Federal investigators have Cohen’s bank records as a result of the April raids, Ryan said, adding, “but we are not aware of any lawful attempts by Mr. Avenatti to obtain these records.”
If Avenatti wants to intervene in the Cohen criminal case, “he should be required to explain to this court how he came to possess and release this information,” Ryan wrote.
Ryan added that Avenatti’s report erroneously included transactions from different Michael Cohens in Canada and Israel. The former wrote Avenatti an email with the subject line, “No connection with Michael Cohen, Donald Trump’s lawyer.”
Avenatti wasted no time bashing Ryan on Twitter, calling his filing “baseless, improper, and sanctionable.” Cohen’s team also “effectively concede the receipt of the $500,000 from those with Russian ties,” Avenatti said.
Meanwhile, Martin Sheil, a retired branch chief of the IRS Criminal Investigation division, told The Daily Beast that whoever leaked the SARs to Avenatti could face criminal penalties.
“That person has to be either bank connected and therefore knowledgeable as to the confidentiality provisions of the SAR process, or this person could be law-enforcement related,” Sheil said. He added, “Every law-enforcement person who has access to the FinCEN database containing SARs must take an online course that goes over the confidentiality provisions of the Bank Secrecy Act and FinCEN protocols.”
SARs contain warnings not to disseminate, Sheil added. If convicted for disclosing a SAR, someone could face a maximum five years behind bars and/or a $250,000 fine.
“So there is a fine line for bankers to tread,” Sheil said. “Avenatti may not know about the confidentiality protections afforded SARs. But I think he should receive a stern warning from the USAO-SDNY and/or a representative of the U.S. Treasury.”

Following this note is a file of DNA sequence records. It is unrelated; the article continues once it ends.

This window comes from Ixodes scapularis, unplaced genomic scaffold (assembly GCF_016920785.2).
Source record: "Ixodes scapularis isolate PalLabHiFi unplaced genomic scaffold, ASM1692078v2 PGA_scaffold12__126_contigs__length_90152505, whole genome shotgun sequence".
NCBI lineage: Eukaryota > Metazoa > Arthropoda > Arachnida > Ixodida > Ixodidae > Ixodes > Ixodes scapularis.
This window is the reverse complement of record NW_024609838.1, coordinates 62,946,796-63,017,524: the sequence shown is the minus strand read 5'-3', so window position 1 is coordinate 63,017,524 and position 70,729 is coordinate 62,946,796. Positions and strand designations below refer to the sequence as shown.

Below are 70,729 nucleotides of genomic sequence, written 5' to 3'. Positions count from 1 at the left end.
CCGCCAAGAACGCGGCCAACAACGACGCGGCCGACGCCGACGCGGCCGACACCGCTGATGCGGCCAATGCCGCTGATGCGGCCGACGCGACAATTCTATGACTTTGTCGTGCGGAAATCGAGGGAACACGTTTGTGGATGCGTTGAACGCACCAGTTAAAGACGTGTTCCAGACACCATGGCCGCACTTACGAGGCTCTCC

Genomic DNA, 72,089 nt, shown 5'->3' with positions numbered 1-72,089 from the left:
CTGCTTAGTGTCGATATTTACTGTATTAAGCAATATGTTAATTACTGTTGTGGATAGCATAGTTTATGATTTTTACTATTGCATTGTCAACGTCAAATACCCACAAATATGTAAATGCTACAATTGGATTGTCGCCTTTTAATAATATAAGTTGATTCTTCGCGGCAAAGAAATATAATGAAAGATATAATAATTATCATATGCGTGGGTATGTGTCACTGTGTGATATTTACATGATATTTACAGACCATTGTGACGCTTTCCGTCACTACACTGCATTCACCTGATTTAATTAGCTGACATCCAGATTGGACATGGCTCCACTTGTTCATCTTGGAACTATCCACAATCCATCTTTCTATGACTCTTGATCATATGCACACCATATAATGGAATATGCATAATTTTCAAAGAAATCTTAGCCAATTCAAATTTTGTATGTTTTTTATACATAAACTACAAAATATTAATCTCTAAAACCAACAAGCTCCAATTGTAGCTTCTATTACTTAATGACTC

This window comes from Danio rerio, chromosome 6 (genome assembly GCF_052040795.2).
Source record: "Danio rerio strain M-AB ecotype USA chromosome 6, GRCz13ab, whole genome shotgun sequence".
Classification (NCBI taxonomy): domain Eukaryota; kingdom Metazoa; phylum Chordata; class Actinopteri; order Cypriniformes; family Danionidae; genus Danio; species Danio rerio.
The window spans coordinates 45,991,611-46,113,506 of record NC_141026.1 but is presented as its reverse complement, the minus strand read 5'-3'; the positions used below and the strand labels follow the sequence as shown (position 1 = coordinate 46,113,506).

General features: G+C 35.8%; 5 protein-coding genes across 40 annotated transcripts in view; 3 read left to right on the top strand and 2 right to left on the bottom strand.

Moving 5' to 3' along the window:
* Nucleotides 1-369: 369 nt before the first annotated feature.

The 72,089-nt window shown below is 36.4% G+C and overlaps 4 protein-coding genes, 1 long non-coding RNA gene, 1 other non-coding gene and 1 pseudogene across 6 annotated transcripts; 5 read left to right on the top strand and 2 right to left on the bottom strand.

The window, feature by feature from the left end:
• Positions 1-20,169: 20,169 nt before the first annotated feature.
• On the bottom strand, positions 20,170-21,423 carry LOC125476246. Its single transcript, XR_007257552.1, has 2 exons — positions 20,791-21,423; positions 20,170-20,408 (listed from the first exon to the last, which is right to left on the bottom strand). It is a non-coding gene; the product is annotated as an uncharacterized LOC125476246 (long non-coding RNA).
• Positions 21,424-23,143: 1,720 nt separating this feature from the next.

Gerald W. Kelly, a Maryland-based tax attorney, agrees that it appears a SAR was leaked and that it’s a crime to do so. He said SARs are typically only a starting point in a criminal investigation and are not incredibly detailed.
“I can tell you from defending clients that I’ve never been given the SAR by investigators or assistant U.S. attorneys,” Kelly told The Daily Beast. “I’ve been told they exist and that’s how the investigation started. But I haven’t been given even the level of detail that’s in the press now about Mr. Cohen’s transactions.”
Avenatti’s crusade to make Cohen’s SARs public makes little sense; if released, the government would violate its own regulations, as well as federal statutes relating to the confidentiality of tax information, Kelly said. “Whoever the leaker is, it seems like there’s more detail than would just be contained in those forms,” he added.
“Someone is feeding Stormy Daniels’ attorney information that they shouldn’t be,” Kelly added. “There’s no exception for it in the regulation.”